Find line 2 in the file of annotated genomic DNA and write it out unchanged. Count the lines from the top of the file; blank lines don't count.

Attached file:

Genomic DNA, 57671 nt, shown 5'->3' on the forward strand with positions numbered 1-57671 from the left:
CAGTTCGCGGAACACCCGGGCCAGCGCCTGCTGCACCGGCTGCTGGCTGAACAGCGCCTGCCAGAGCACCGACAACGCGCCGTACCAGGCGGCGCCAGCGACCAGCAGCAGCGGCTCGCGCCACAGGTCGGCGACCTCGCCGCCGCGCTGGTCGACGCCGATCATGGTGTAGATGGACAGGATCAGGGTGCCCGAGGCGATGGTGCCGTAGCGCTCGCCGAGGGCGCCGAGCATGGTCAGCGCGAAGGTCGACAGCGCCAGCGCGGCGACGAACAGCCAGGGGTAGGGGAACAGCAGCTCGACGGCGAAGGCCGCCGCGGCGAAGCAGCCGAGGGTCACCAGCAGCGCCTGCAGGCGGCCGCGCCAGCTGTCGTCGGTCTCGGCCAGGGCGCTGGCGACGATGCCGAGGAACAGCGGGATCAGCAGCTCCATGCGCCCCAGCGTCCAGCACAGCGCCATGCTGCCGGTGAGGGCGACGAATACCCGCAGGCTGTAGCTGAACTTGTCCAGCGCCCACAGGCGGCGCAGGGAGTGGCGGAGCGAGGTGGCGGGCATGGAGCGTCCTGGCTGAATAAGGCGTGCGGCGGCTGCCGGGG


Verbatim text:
CAGTTCGCGGAACACCCGGGCCAGCGCCTGCTGCACCGGCTGCTGGCTGAACAGCGCCTGCCAGAGCACCGACAACGCGCCGTACCAGGCGGCGCCAGCGACCAGCAGCAGCGGCTCGCGCCACAGGTCGGCGACCTCGCCGCCGCGCTGGTCGACGCCGATCATGGTGTAGATGGACAGGATCAGGGTGCCCGAGGCGATGGTGCCGTAGCGCTCGCCGAGGGCGCCGAGCATGGTCAGCGCGAAGGTCGACAGCGCCAGCGCGGCGACGAACAGCCAGGGGTAGGGGAACAGCAGCTCGACGGCGAAGGCCGCCGCGGCGAAGCAGCCGAGGGTCACCAGCAGCGCCTGCAGGCGGCCGCGCCAGCTGTCGTCGGTCTCGGCCAGGGCGCTGGCGACGATGCCGAGGAACAGCGGGATCAGCAGCTCCATGCGCCCCAGCGTCCAGCACAGCGCCATGCTGCCGGTGAGGGCGACGAATACCCGCAGGCTGTAGCTGAACTTGTCCAGCGCCCACAGGCGGCGCAGGGAGTGGCGGAGCGAGGTGGCGGGCATGGAGCGTCCTGGCTGAATAAGGCGTGCGGCGGCTGCCGGGG